Tax liability depends on whether the individual or entity deriving an income is domiciled and/or ordinarily resident in Malta. Malta taxes all the income and capital gains of people who are both domiciled and ordinarily residents. Domiciled or ordinarily residents in Malta are obligated to pay tax on income and capital gains emergent in Malta and income originated outside Malta irrelevant whether such income is remitted to Malta or not. People neither domiciled nor ordinarily resident in Malta are only imposed to pay tax on income and capital gains arising in Malta and there are a number of exemptions too.
Individuals who are residents of Malta but not domiciled in Malta are not taxed on their world wide income but only on the income which is derived to Malta or arised in Malta. These individuals can benefit the most if they run their company in Malta as the company can receive taxation refunds which reduces the overall tax burden to as low as 5%. Read about the taxation refunds in Malta.
- Personal Income Tax:
Progressive tax rates are imposed on both resident and non-resident individuals in Malta. Maltese residents (i.e. anyone who spends more than 6 months in a year in Malta or those who have a fixed contract of work to work in Malta) can benefit from the residential progressive rates.
There are 3 residential rates which are called
- Single rates
- Married rates
- Parent rates
Married persons are given the option to use the single rates as well as the parent rates. Married rates are mostly used when only 1 partner of the relationship (not necessarily have to be married) is in full time employment. In most other cases where both partners are in employment, it is more beneficial to use the single or parent rates as opposed to the married rates.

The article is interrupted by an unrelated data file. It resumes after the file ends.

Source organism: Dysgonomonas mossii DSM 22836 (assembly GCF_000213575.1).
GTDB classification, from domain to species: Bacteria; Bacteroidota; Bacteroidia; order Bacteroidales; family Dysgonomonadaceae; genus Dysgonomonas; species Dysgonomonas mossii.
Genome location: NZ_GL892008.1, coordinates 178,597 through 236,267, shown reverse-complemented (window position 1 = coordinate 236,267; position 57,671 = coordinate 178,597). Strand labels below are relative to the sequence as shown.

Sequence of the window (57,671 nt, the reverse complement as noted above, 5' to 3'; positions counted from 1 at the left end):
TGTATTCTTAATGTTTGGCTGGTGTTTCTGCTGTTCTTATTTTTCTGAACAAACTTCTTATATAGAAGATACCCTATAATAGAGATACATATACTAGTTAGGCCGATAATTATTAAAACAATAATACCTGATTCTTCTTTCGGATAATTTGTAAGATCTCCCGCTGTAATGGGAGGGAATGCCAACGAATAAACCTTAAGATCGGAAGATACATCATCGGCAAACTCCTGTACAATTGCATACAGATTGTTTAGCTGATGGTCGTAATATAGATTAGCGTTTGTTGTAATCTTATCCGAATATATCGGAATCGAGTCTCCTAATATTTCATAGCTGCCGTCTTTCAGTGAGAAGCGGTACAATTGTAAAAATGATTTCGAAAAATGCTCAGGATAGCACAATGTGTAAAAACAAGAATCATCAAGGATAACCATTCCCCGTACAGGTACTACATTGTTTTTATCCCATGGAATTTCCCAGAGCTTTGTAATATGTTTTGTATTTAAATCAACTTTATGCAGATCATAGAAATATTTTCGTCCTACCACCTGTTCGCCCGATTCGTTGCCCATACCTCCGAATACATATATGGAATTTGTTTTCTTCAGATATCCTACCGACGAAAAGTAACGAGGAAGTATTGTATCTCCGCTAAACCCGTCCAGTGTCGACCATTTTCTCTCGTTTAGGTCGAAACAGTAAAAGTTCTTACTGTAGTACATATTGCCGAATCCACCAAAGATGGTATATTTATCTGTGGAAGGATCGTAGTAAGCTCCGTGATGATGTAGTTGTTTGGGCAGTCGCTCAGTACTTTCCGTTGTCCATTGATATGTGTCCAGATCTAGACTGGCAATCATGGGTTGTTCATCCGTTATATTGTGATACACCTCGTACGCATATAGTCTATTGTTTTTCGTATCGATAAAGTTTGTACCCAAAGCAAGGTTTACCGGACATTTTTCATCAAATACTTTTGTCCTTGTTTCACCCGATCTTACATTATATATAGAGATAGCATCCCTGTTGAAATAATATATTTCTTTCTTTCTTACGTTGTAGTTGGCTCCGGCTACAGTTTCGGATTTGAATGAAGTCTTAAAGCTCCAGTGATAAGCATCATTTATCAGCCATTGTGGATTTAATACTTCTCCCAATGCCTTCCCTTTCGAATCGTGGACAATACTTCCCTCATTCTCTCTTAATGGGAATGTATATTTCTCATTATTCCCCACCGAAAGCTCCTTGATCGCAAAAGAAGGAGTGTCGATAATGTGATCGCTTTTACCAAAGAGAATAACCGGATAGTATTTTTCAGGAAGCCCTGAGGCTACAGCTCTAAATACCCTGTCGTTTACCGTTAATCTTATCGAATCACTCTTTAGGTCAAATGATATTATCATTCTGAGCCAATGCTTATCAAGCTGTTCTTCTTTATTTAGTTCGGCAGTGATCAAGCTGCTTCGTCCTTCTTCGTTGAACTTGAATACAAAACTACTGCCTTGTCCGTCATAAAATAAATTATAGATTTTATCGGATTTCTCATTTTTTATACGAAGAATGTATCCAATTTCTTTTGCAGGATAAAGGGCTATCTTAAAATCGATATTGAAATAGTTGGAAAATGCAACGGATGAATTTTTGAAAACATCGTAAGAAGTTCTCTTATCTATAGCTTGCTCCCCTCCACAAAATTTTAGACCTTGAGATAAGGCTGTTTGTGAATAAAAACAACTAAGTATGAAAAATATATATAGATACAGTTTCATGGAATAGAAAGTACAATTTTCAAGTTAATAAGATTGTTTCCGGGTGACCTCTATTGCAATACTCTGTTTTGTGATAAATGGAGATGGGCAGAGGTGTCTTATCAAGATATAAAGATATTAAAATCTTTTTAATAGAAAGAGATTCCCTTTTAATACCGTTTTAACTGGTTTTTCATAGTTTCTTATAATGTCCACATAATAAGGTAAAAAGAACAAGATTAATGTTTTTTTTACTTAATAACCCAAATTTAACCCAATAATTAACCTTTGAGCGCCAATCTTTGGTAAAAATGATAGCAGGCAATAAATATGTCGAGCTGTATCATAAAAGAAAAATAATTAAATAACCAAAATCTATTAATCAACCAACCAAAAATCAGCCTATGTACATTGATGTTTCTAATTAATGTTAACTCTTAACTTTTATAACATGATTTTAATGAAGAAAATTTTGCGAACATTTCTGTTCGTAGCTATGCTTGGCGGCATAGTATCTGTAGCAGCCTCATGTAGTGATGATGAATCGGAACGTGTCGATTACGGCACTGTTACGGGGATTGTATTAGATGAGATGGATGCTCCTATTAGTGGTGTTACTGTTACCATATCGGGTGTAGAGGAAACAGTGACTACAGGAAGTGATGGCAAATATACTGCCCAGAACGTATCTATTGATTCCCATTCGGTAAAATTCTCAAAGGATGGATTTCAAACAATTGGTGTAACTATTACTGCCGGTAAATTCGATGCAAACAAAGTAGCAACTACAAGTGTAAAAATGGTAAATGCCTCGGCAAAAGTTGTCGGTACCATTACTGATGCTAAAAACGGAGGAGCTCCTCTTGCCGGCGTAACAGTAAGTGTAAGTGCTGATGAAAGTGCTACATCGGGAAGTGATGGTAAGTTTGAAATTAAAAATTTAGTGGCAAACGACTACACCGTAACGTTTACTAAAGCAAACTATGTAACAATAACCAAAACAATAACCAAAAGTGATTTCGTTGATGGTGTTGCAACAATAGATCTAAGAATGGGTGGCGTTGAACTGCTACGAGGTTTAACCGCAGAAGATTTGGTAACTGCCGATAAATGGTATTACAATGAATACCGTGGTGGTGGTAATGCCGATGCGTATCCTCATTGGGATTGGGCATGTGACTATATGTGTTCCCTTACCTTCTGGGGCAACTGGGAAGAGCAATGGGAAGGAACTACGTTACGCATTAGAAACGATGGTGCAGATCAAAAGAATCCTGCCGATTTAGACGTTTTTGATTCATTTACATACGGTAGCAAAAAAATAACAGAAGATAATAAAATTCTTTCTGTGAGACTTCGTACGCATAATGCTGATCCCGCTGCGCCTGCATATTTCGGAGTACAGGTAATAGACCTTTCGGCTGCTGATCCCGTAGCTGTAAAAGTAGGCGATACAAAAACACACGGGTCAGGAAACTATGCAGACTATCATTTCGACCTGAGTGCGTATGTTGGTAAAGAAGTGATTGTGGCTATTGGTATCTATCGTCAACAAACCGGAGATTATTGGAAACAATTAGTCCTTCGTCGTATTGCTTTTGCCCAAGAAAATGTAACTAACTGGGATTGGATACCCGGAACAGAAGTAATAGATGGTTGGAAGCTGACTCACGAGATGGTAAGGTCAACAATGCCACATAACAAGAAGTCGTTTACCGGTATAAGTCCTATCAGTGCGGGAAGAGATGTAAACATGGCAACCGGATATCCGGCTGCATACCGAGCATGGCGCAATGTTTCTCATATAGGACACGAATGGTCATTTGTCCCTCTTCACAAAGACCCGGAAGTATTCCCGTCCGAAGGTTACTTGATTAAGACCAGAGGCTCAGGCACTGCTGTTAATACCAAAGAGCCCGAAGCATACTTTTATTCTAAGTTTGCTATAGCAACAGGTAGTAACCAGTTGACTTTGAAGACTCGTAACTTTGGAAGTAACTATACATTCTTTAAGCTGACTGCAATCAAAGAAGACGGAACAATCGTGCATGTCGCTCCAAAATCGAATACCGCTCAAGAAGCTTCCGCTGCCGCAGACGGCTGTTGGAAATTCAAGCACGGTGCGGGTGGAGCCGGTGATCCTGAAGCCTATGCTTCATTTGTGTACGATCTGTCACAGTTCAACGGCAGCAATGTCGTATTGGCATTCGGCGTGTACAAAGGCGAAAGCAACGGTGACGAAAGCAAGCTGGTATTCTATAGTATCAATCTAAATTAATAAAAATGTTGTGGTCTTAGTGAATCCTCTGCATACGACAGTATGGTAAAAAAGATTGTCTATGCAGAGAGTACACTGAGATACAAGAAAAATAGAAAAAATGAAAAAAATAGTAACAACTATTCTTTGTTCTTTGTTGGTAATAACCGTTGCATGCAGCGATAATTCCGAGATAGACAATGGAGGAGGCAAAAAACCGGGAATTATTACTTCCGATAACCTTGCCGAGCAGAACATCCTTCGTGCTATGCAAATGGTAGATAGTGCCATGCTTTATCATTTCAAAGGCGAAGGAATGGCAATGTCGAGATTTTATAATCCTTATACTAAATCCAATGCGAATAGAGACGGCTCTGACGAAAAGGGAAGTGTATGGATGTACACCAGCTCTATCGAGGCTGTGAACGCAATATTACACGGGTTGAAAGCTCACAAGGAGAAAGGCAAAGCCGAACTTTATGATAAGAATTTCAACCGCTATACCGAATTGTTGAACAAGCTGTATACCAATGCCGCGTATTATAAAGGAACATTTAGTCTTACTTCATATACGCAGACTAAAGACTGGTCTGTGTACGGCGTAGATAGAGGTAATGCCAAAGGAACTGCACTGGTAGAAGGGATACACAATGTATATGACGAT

Here is a quick guide to Malta’s income tax rates for 2020 and 2021`:
Single resident taxpayers (or married individuals who want a separate computation)
|Taxable Income (EUR)||Rate (%)||Deduct (EUR)|
|0 to 9,100||0||0|
|9,101 to 14,500||15||1,365|
|14,501 to 19,500||25||2,815|
|19,501 to 60,000||25||2,725|
|60,001 and up||35||8,725|
Married resident taxpayers
|Taxable Income (EUR)||Rate (%)||Deduct (EUR)|
|0 to 12,700||0||0|
|12,701 to 21,200||15||1,905|
|21,201 to 28,700||25||4,025|
|28,701 to 60,000||25||3,905|
|60,001 and up||35||9,905|
|Taxable Income (EUR)||Rate (%)||Deduct (EUR)|
|0 to 10,500||0||0|
|10,501 to 15,800||15||1,575|
|15,801 to 21,200||25||3,155|
|21,201 to 60,000||25||3,050|
|60,001 and up||35||9,050|
- Corporate Income Tax:
Resident and non-resident companies are liable to pay a 35% tax rate. However, Malta allows shareholders to claim a tax refund on some of the dividends they receive from Maltese companies.
- Social Security Contributions
Social security contributions are often shared between the employer and the employee or by the self-employed individuals.
- Employed Individuals:
The social security contribution rate for employed individuals is 10% (maximum of €42.57 per week) of their basic weekly wage. The employer is obligated to contribute the same amount paid by the employee as well as the Maternity Fund on a weekly basis.
- Self-Employed Individuals:
he social security contributions of self-employed individuals are divided into 3 installments in a year and the rates varies based on the annual net income derived in the preceding year.
Malta’s Pensioner Tax Rates
Malta has a flourishing economy, making it a great place to retire due to its sunny weather, beaches, friendly local population and fantastic tax incentives. There are numerous tax friendly programs for those who would like to relocate to Malta and enjoy their retirement on the island. The same progressive tax rates are applied for pensioners in Malta. However, no social security contributions are based.
As announced in the 2017 Budget, pensioners aged at least 61 years are entitled to a tax rebate on their pension income. Tax rebates ensure that pension income exceeding the tax-free bracket has an increased amount that is not charged to income tax. It is only applicable to taxpayers who have received income from any pensions, such as treasury pension, social security pensions, local and foreign pensions and those at least age 61 when the pension is received.
Partnering with Borg Galea & Associates means you have straight access to our wealth of experience and knowledge in taxation, accounting, auditing, and advisory engagement. Whether you are a start-up or a multinational company, we work hard to deliver exceptional services that will exceed your expectations and turn your objectives into reality. Call us today at +356 2703 7012 to learn more about our services.